Recruiting generally is more challenging for the services when the economy is strong. The Army has responded by offering more bonuses to those who sign up for service. In fiscal year 2017, it paid out $424 million in bonuses, up from $284 million in 2016. In 2014, that figure was only $8.2 million. Some recruits can qualify for a bonus of $40,000.

    The Army's decision to rescind the ban for a history of mental health problems is in part a reaction to its difficulties in recruiting, Ritchie said.

    "You’re widening your pool of applicants," she said.

    Army is accepting more low-quality recruits, giving waivers for marijuana to hit targets

    More: Army to spend $300 million on bonuses and ads to get 6,000 more recruits

    More: Army hits target for recruits

    https://www.usatoday.com/story/news...ilation-other-mental-health-issues/853131001/
     
  2. ErrosionOfAccord

    ErrosionOfAccord #1 Global Warmer Gold Chaser Site Supporter ++

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    Lunacy
     
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  3. Professur

    Professur Midas Member Midas Member Site Supporter ++

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    Lunacy ... in the name of filling a quota. Bizarro world indeed.
     
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  4. Usury

    Usury Gold Chaser Platinum Bling

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    I thought for sure it was going to say they're letting the trannies back in.
     
  5. Treasure Searcher

    Treasure Searcher Gold Chaser Platinum Bling

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    Just makes living in an Army barracks a whole lot more interesting.

    Just to use the shower, you had to carry a knife for self protection. I'm glad I have my DD214!
     
    Thecrensh and ErrosionOfAccord like this.
  6. nickndfl

    nickndfl Midas Member Midas Member Site Supporter ++

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    Too many liberals in the army, that one should still be forbidden.
     
  7. hammerhead

    hammerhead Not just a screen name Gold Chaser

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  8. ErrosionOfAccord

    ErrosionOfAccord #1 Global Warmer Gold Chaser Site Supporter ++

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    Guy I work with just retired from the Guard. He said I wouldn’t even recognize the barracks anymore. Gays pairing up to share rooms n other oddities.
     
  9. searcher

    searcher Mother Lode Found Site Supporter ++ Mother Lode

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    Lowering standards: People with serious mental illness history no longer banned from US Army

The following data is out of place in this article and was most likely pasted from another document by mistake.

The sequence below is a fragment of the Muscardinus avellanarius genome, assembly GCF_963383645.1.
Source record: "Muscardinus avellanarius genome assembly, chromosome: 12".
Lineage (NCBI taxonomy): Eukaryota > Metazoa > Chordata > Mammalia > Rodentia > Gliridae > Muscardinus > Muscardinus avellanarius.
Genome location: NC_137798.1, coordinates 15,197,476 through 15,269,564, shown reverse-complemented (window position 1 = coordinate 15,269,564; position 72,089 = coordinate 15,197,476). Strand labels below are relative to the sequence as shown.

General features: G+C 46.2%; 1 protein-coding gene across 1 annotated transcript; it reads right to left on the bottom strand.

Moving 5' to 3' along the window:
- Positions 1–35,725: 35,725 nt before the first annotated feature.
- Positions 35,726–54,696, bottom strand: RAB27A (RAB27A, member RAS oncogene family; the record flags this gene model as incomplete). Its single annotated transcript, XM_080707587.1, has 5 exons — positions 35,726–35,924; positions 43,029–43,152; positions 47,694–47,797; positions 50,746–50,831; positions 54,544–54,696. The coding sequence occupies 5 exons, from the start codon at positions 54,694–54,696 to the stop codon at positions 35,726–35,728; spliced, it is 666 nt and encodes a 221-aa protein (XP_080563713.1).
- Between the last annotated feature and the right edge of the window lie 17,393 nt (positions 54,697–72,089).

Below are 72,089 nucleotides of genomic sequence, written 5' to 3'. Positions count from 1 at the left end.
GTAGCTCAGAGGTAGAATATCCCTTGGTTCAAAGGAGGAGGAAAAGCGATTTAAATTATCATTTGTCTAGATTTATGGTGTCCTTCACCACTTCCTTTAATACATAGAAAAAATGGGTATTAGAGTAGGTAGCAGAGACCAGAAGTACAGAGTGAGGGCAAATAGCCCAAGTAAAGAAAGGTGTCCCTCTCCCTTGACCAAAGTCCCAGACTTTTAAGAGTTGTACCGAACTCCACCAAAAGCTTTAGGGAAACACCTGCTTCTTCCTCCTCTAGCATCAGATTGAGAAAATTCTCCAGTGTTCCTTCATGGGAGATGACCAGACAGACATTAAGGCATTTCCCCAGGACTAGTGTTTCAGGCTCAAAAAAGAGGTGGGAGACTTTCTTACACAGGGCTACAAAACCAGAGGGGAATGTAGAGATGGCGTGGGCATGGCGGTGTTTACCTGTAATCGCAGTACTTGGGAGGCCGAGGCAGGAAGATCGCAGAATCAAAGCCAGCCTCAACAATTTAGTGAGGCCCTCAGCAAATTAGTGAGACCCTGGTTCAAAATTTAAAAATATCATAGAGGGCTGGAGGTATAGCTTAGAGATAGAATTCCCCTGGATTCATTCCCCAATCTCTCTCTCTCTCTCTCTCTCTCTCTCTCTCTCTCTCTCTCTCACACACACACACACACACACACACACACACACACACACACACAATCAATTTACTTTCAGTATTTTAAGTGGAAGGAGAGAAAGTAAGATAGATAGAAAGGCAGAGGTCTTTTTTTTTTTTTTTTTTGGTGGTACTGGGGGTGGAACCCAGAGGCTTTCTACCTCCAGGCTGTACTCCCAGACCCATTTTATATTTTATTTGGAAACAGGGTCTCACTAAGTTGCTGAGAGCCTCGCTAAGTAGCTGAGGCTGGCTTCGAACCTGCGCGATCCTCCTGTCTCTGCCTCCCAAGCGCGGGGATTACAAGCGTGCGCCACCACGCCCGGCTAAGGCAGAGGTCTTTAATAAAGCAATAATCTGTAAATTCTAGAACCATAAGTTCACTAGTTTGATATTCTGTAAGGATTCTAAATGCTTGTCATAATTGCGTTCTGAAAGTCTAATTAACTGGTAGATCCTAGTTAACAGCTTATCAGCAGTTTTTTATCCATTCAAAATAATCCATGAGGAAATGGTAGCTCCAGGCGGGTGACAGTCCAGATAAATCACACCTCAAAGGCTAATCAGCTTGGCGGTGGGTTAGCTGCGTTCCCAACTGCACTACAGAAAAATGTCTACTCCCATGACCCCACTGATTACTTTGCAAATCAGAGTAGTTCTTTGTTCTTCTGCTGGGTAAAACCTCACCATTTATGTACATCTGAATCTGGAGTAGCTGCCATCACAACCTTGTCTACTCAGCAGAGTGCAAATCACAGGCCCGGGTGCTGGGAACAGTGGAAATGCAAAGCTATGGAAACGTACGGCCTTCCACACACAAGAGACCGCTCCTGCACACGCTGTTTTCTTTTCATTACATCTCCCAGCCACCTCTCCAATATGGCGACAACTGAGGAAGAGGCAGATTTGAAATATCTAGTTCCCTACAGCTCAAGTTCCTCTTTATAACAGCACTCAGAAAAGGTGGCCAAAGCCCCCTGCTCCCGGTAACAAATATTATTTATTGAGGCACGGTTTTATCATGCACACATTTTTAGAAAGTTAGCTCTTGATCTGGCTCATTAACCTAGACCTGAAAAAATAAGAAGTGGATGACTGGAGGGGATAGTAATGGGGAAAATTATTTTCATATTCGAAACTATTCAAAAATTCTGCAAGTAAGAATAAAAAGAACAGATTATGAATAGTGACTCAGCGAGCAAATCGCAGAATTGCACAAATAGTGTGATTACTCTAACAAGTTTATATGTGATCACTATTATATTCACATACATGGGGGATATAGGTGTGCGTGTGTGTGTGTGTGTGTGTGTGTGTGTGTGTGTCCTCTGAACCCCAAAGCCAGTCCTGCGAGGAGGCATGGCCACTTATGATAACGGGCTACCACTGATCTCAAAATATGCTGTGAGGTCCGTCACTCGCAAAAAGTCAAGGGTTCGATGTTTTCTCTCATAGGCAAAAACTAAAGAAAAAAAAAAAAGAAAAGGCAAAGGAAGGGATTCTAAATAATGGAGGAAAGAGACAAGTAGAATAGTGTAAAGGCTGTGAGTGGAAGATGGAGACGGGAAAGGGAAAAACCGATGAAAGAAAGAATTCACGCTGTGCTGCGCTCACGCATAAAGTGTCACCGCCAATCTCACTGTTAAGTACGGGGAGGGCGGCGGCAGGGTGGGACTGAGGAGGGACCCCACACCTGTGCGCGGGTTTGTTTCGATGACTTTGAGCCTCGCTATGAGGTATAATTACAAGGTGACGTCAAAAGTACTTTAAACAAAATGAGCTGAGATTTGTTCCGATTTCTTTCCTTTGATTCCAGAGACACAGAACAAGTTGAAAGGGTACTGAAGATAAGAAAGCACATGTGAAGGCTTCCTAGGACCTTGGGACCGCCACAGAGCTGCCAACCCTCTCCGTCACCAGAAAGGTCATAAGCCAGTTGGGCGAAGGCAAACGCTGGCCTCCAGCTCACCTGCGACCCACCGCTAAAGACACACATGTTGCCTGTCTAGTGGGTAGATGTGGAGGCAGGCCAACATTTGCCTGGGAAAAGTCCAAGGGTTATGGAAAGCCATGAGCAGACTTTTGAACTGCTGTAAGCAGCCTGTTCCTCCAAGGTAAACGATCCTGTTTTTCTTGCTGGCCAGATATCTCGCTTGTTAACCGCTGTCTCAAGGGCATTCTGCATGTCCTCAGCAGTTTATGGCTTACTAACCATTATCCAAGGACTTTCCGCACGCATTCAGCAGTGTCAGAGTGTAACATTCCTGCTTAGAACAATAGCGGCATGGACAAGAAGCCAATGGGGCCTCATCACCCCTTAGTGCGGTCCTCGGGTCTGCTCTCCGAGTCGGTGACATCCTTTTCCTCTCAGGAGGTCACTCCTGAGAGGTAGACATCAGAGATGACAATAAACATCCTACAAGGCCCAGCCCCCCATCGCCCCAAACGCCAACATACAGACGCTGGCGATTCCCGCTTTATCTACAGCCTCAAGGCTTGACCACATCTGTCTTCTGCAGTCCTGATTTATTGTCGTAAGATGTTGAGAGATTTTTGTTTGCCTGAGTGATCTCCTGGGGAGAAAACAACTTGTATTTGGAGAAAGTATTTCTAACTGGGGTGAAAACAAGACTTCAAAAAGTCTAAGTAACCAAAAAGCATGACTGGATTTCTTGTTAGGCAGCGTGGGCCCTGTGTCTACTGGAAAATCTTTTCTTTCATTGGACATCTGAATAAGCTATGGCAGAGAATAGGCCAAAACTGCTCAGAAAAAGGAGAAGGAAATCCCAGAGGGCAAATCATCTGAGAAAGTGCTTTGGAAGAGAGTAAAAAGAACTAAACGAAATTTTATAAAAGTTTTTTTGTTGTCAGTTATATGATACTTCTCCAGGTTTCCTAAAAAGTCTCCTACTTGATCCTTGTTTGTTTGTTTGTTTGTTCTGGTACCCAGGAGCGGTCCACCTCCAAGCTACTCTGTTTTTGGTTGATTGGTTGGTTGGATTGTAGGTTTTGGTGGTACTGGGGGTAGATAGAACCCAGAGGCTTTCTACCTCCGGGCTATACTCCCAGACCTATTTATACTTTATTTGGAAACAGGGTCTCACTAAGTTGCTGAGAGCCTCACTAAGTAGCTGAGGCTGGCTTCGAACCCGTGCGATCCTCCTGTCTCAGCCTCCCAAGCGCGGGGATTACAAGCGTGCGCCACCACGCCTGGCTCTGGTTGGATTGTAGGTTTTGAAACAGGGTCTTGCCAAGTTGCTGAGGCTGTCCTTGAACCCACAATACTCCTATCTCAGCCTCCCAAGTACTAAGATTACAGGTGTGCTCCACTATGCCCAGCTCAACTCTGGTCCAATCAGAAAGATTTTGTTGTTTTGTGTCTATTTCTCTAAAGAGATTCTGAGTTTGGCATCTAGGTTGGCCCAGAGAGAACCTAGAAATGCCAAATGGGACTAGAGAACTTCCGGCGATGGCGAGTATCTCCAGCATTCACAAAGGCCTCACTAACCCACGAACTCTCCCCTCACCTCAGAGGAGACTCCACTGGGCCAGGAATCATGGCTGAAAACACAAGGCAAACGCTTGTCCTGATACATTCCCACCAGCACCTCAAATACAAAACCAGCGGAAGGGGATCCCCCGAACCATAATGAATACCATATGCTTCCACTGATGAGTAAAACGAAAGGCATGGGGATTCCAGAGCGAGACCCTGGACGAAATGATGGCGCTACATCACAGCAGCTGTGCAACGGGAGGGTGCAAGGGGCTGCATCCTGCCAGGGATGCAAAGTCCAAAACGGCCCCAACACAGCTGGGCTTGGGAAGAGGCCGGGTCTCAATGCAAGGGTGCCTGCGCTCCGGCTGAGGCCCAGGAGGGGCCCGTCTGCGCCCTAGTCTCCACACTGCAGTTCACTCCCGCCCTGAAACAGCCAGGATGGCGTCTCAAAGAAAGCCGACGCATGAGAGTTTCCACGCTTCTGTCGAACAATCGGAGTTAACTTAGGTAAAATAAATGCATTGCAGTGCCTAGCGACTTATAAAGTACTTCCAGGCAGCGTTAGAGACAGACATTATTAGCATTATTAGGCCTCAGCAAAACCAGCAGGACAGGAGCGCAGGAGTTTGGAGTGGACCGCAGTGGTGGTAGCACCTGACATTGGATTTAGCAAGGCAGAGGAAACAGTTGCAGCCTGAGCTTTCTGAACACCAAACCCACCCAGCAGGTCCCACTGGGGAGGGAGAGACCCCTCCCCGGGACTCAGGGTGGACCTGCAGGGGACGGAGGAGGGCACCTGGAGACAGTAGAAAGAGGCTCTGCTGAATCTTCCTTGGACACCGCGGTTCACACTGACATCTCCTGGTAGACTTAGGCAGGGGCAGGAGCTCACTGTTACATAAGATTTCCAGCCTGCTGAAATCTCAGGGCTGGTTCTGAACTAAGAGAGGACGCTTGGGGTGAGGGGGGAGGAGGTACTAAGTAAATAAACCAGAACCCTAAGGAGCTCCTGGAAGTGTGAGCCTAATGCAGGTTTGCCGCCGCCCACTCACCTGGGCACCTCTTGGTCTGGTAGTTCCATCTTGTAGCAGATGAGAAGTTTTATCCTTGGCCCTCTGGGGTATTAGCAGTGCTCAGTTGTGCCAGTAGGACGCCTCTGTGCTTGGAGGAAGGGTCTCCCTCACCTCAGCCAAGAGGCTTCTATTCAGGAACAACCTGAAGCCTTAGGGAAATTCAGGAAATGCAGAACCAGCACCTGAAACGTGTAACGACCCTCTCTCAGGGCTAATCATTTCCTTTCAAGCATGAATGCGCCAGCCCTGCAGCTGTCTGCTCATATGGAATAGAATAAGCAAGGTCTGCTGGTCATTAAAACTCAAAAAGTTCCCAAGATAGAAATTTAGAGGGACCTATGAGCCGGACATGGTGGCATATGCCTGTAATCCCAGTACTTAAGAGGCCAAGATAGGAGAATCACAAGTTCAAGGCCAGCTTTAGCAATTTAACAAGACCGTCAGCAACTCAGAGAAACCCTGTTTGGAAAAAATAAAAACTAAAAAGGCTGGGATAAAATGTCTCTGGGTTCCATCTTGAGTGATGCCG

RT



    Published on Nov 14, 2017
    The U.S. army's widening its recruitment pool - by allowing people with a history of serious mental illness to enlist, but psychiatrists warn that it could cause further harm to vulnerable recruits. RT's Caleb Maupin has more...
     
  10. the_shootist

    the_shootist The war is here on our doorstep! Midas Member Site Supporter ++

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    Are we actually making a mistake honoring 'today's military'? How many faggots are 'defending' America these days?
     
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  11. anywoundedduck

    anywoundedduck Gold Member Gold Chaser

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    When I was on a Air Force training base in 1966, Keesler, we were put into condemned open bay barracks. (They uncondemned them.) 40 bunks per bay.
    While I went to school, I had my locker broken into regularly.
    We had 2 guys who refused to go to school, and preferred to lay in their bunk and sniff glue all day.
    We had Iranian Officers going to tech school with us. All these Iranian Officers were homosexuals, and openly fondled each other in the showers and would engage in sex in a bunk with a sheet over them. We were told to ignore it.
    Now this is the Air Force with supposedly high standards, but we had all the mental cases you can think of.
    I cannot imagine it getting any worse.
     
  12. ErrosionOfAccord

    ErrosionOfAccord #1 Global Warmer Gold Chaser Site Supporter ++

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    One must consider that many who join are looking for something better and are not warriors at heart. In my case, I came from a steel town on the Ohio River. When the mill closed it became so easy to get welfare that degenerates from other states started to move in. On top of that, industry found the area to be clanish with heavy Union support therefore, no good for business. I lingered for a couple of years after graduation and decid d the military was the only way out. My intent was not to camp and pack guns around in the woods while killing brown people on the side. When it came time to kill brown people my brainwashed ass was as gung ho as any and wanted to be as close to the action as possible. The USAF didn’t provide what I was looking for in the way of action during the war but I have managed to eek out a fair living with the training.